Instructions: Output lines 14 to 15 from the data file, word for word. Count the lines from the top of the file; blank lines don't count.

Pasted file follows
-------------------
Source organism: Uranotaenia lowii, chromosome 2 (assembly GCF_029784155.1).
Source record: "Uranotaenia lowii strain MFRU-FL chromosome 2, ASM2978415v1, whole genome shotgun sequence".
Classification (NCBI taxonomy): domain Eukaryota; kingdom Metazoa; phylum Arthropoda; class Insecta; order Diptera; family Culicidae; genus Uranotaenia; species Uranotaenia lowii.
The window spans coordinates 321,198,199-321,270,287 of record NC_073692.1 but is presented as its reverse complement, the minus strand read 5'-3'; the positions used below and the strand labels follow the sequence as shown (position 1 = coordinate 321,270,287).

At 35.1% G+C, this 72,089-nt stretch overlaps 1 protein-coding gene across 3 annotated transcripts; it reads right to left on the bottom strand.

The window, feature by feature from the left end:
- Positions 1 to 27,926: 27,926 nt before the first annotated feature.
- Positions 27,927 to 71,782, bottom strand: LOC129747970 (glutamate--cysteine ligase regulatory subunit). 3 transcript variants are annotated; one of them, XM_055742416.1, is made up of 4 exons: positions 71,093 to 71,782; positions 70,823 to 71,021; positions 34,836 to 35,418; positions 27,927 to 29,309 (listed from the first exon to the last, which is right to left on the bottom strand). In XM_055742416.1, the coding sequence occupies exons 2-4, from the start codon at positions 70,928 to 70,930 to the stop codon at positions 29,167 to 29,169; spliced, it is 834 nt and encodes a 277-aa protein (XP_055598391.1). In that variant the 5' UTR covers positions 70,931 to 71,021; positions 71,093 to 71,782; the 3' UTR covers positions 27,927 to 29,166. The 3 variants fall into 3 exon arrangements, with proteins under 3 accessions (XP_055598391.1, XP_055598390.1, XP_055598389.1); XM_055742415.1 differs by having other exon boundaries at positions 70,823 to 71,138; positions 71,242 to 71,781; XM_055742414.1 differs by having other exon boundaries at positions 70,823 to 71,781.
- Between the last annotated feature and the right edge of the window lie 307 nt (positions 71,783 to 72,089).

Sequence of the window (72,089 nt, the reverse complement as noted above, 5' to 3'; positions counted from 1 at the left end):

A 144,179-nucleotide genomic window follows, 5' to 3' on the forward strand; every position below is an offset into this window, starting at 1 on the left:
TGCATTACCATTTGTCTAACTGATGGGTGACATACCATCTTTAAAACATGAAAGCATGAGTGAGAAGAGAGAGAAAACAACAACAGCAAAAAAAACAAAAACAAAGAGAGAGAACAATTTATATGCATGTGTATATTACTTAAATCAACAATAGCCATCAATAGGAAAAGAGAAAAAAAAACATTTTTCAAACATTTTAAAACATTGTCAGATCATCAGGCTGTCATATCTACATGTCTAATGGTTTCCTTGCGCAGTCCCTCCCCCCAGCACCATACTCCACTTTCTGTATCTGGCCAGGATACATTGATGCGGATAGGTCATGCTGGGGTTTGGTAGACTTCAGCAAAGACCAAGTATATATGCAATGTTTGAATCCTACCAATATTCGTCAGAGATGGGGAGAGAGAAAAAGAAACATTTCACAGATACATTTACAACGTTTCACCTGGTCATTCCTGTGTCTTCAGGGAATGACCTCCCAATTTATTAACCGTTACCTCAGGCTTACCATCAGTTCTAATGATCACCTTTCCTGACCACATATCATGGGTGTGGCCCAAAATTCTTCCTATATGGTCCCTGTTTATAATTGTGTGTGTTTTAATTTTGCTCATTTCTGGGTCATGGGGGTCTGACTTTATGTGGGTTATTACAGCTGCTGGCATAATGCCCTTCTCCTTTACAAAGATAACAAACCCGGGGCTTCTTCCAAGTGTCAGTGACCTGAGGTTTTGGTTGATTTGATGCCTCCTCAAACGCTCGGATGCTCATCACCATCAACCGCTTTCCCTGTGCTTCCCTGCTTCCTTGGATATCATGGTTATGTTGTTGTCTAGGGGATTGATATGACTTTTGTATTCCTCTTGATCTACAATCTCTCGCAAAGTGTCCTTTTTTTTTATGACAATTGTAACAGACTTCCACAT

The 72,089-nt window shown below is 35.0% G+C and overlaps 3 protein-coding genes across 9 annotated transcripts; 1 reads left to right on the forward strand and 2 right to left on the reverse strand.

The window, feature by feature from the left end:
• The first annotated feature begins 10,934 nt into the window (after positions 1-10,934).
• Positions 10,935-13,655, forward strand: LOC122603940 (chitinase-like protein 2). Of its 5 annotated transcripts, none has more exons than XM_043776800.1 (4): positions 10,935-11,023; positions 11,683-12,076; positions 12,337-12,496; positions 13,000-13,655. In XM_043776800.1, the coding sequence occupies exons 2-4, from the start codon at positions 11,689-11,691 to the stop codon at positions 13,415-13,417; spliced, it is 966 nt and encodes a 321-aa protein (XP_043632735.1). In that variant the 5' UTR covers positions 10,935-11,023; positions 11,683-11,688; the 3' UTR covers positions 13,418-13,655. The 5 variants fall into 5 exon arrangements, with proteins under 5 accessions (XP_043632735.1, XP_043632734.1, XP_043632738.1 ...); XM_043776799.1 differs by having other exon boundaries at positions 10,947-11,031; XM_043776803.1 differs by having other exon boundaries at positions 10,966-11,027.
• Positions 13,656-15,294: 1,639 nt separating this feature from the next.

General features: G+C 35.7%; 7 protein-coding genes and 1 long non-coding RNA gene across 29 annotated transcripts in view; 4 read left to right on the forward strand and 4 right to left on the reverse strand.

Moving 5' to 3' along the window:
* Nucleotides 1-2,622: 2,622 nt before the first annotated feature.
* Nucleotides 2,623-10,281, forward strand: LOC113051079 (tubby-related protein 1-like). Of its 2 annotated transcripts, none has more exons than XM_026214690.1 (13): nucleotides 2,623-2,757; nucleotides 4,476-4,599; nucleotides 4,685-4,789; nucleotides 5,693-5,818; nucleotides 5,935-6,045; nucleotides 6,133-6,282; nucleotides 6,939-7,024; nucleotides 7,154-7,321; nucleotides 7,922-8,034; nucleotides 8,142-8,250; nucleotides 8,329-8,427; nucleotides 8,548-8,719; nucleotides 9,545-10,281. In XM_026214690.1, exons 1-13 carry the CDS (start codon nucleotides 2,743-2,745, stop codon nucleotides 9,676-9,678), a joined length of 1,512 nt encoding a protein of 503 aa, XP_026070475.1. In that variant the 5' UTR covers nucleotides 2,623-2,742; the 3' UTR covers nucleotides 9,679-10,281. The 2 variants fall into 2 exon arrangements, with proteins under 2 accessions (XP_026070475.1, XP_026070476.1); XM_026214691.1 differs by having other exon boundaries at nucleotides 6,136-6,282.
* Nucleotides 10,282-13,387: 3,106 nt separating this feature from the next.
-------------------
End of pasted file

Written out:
The window, feature by feature from the left end:
• The first annotated feature begins 10,934 nt into the window (after positions 1-10,934).